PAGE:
Results for the failure analysis (Figure 1) indicated that only interfacial failures were detected in the control group, whereas cohesive failures within the aged composite were observed in the primed groups. Aging of the dental composite was simulated by thermalcycling, which might reduce the mechanical strength of polymers [13, 23]. This could explain the occurrence of cohesive failures within the aged composite during the shear test, which is known to lead to stress concentration underneath the bonded interfaces [24]. However, a predominance of interfacial failures was generally observed for all treated groups, except for P0 and P30. Interfacial failures are characterized by complete debonding between the fresh and aged composite interfaces. The high occurrence of interfacial failures is probably related to the inability of the primer in creating surface irregularities for a strong mechanical interlocking, or inability in providing proper chemical interaction with the aged composite.
Figure 1

Distribution of failure modes among groups. Cohesive failures within the aged composite were detected only in primed groups.

The lower DC observed for primers with higher GDMA-P concentration was not associated with lower bonding potential. This result corroborates the findings of a previous investigation showing that the DC only marginally affected the early bond strengths of resin-based primers to a polycrystalline zirconia ceramic [17]. The impact of higher DC on the stability of the repair bonds is yet to be determined, since higher conversion and improved mechanical strength of the bonded assembly could reduce the hydrolytic effects that water may have on the primed repair surfaces.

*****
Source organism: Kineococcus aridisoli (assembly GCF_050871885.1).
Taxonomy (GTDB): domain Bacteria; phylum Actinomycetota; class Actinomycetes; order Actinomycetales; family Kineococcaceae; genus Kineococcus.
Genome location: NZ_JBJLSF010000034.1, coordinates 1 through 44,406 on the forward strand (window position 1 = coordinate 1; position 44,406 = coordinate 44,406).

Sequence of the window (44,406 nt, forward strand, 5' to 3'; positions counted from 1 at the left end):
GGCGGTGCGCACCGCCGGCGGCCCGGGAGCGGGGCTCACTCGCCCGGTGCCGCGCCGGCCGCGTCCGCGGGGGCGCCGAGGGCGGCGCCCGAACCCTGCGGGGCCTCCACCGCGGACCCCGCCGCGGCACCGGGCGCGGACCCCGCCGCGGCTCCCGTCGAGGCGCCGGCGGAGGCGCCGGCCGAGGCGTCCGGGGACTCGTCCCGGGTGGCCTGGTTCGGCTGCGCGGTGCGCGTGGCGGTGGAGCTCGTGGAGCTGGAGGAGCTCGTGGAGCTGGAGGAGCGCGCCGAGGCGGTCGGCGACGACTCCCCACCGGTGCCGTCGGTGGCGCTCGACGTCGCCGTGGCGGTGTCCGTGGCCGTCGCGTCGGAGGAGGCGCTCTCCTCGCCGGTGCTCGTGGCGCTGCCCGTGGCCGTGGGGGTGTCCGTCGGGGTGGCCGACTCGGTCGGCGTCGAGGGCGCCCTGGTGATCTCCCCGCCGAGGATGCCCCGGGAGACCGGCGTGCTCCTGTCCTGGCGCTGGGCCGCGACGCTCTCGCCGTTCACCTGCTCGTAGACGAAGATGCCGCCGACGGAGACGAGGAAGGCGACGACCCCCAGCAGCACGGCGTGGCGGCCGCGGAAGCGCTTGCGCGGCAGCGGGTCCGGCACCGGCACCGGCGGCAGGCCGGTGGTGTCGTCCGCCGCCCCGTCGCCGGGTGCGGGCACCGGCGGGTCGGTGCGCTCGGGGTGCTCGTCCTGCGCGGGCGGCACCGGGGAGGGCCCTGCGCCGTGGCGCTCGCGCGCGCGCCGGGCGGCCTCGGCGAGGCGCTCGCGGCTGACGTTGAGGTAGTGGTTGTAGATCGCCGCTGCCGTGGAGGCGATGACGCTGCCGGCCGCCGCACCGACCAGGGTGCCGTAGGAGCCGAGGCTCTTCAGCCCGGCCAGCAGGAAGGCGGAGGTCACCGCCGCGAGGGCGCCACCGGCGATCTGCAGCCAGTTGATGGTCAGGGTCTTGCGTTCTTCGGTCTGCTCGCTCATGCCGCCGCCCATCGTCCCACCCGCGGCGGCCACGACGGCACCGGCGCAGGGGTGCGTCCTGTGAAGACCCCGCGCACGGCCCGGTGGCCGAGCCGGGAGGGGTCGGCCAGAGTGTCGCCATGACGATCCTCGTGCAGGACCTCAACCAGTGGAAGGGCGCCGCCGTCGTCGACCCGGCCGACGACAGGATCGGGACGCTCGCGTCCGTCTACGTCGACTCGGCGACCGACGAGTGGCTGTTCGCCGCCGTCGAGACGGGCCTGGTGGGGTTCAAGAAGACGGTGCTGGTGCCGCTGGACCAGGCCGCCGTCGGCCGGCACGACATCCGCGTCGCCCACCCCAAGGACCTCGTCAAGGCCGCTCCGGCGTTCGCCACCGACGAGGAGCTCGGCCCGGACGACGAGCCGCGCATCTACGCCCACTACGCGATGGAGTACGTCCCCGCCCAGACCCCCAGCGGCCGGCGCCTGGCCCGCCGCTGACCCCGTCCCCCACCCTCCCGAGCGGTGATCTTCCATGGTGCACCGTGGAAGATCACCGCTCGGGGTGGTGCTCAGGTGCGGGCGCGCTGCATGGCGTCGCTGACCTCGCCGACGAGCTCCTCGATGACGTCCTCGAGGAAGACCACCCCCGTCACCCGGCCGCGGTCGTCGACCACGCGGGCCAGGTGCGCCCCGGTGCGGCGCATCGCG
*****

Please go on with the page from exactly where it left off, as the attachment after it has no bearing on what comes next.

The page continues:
The literature reports several methods used in an endeavor to improve the bond strength between fresh and aged composites in restoration repairs. These methods include application of chemicals (chemical treatment), use of abrasion with diamond points or sandblasting with alumina particles (mechanical treatment), or a combination of chemical and mechanical treatments [4, 5, 11]. The present investigation reported on the use of methacrylate-based repair primers, showing that priming the aged composite was effective in improving the repair bond strength as compared with the untreated group. Application of surface primers can be accounted as a simple, cost-effective, and safe method for use in the intraoral environment. However, the formulation of the primers needs to be further addressed. In this study, one basic solution was elected to be highlighted for the purpose of improving the repair bond strength of aged composites. The effects of variations in the selection and relative concentrations of different components on the immediate and long-term repair bond strengths will be addressed in future studies.

Conclusion

Application of methacrylate-based primers might improve the repair bond strength of dental composite resins. The concentration of acidic methacrylate on the primer had no significant effect on the immediate repair potential.

Declarations

Acknowledgements

The authors thank FGM Produtos Odontológicos for donation of the composite resin and Esstech Inc. for donation of reagents.

Authors’ Affiliations

(1)
School of Dentistry, Federal University of Pelotas

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Copyright

© Valente et al.; licensee Springer. 2014

This article is published under license to BioMed Central Ltd. This is an open access article distributed under the terms of the Creative Commons Attribution License (http://creativecommons.org/licenses/by/2.0), which permits unrestricted use, distribution, and reproduction in any medium, provided the original work is properly cited.